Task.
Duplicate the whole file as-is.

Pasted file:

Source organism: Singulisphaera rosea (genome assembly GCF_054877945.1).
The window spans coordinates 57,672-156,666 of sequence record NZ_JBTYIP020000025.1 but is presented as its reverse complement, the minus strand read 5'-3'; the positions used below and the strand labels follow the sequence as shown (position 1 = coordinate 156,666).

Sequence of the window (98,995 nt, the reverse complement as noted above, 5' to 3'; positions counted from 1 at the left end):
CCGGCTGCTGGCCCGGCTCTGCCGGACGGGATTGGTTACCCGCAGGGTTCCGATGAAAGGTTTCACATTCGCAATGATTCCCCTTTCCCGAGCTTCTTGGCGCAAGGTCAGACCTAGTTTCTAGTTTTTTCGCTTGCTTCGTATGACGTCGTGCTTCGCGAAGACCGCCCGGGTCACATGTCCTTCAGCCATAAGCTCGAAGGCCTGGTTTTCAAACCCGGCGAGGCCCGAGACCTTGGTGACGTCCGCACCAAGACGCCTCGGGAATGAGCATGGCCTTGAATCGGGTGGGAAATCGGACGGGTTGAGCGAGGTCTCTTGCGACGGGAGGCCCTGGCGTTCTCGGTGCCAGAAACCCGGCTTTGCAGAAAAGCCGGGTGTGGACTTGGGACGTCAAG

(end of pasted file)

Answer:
Source organism: Singulisphaera rosea (genome assembly GCF_054877945.1).
The window spans coordinates 57,672-156,666 of sequence record NZ_JBTYIP020000025.1 but is presented as its reverse complement, the minus strand read 5'-3'; the positions used below and the strand labels follow the sequence as shown (position 1 = coordinate 156,666).

Sequence of the window (98,995 nt, the reverse complement as noted above, 5' to 3'; positions counted from 1 at the left end):
CCGGCTGCTGGCCCGGCTCTGCCGGACGGGATTGGTTACCCGCAGGGTTCCGATGAAAGGTTTCACATTCGCAATGATTCCCCTTTCCCGAGCTTCTTGGCGCAAGGTCAGACCTAGTTTCTAGTTTTTTCGCTTGCTTCGTATGACGTCGTGCTTCGCGAAGACCGCCCGGGTCACATGTCCTTCAGCCATAAGCTCGAAGGCCTGGTTTTCAAACCCGGCGAGGCCCGAGACCTTGGTGACGTCCGCACCAAGACGCCTCGGGAATGAGCATGGCCTTGAATCGGGTGGGAAATCGGACGGGTTGAGCGAGGTCTCTTGCGACGGGAGGCCCTGGCGTTCTCGGTGCCAGAAACCCGGCTTTGCAGAAAAGCCGGGTGTGGACTTGGGACGTCAAG